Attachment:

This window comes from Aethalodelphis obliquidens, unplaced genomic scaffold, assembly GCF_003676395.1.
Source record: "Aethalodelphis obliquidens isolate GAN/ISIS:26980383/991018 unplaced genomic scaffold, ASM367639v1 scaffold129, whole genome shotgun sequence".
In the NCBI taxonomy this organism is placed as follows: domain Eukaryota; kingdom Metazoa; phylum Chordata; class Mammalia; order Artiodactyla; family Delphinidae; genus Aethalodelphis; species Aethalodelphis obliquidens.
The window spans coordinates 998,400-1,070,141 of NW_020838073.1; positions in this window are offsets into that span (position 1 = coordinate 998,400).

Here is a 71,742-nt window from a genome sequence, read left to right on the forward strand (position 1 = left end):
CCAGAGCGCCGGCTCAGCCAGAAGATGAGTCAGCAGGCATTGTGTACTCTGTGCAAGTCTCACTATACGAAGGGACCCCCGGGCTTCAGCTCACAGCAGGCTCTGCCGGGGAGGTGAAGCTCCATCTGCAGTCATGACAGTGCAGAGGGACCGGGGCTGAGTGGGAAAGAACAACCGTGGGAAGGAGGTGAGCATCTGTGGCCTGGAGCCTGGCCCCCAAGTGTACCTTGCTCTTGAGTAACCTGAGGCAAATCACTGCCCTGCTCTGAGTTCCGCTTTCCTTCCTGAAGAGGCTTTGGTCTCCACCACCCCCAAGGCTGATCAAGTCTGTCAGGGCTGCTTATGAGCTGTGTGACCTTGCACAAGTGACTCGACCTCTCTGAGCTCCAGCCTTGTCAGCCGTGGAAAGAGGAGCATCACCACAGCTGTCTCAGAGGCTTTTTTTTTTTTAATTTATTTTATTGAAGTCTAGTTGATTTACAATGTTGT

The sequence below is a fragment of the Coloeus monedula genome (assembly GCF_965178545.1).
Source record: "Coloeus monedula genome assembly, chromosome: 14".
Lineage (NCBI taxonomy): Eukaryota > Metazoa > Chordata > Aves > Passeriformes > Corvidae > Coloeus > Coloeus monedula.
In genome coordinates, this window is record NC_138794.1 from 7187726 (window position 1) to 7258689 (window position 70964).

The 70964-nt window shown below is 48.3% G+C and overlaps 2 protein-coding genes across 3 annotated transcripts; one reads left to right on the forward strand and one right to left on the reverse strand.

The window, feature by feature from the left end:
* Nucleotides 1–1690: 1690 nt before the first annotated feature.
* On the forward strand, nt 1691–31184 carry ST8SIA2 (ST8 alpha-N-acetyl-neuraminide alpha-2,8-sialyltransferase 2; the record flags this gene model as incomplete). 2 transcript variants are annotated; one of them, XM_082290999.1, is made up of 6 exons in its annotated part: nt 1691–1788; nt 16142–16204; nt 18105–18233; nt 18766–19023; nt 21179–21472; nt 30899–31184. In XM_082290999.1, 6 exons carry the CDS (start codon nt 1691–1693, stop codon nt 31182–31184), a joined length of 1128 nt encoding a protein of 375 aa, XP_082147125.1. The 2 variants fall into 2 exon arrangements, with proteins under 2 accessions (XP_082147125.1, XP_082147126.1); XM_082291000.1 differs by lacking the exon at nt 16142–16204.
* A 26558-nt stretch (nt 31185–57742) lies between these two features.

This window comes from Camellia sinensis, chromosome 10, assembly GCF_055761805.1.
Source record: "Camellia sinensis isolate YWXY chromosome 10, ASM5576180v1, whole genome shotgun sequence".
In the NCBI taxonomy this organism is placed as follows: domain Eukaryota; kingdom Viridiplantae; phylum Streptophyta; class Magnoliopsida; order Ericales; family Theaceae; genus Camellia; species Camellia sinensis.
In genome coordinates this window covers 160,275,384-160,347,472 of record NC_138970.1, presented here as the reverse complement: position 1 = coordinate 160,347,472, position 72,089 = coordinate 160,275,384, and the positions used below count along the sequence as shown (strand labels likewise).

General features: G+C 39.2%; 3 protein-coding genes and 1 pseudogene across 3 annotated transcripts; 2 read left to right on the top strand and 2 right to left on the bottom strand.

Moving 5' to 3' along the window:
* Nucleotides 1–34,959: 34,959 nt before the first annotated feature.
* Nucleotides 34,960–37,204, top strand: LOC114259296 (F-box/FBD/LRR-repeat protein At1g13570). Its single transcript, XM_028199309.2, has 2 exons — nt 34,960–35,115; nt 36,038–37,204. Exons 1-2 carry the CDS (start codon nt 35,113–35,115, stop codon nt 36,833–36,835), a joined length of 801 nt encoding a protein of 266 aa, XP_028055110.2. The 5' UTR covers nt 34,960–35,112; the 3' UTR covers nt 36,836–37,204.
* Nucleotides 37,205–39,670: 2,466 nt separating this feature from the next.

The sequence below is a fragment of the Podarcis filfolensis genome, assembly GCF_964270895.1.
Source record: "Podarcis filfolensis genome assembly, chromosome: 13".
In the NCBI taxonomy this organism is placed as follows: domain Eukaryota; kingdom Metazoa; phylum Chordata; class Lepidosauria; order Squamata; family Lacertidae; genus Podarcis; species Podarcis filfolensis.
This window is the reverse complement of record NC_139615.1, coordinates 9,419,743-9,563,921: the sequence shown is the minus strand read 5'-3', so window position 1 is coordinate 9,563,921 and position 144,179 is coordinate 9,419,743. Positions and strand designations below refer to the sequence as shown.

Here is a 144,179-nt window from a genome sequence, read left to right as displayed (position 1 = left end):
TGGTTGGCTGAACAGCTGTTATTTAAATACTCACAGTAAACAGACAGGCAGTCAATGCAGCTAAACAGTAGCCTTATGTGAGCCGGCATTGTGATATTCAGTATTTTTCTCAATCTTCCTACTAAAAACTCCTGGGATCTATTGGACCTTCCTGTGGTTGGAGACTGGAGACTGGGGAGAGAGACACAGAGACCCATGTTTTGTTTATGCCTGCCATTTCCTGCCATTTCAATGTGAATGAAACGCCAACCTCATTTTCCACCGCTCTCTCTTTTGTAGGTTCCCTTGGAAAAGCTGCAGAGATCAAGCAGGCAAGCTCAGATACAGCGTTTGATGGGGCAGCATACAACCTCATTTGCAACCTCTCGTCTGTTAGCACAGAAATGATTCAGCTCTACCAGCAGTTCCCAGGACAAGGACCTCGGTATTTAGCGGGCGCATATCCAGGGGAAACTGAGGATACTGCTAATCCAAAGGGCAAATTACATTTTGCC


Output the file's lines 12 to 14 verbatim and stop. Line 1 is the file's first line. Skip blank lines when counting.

The window, feature by feature from the left end:
* Nucleotides 1–1690: 1690 nt before the first annotated feature.
* On the forward strand, nt 1691–31184 carry ST8SIA2 (ST8 alpha-N-acetyl-neuraminide alpha-2,8-sialyltransferase 2; the record flags this gene model as incomplete). 2 transcript variants are annotated; one of them, XM_082290999.1, is made up of 6 exons in its annotated part: nt 1691–1788; nt 16142–16204; nt 18105–18233; nt 18766–19023; nt 21179–21472; nt 30899–31184. In XM_082290999.1, 6 exons carry the CDS (start codon nt 1691–1693, stop codon nt 31182–31184), a joined length of 1128 nt encoding a protein of 375 aa, XP_082147125.1. The 2 variants fall into 2 exon arrangements, with proteins under 2 accessions (XP_082147125.1, XP_082147126.1); XM_082291000.1 differs by lacking the exon at nt 16142–16204.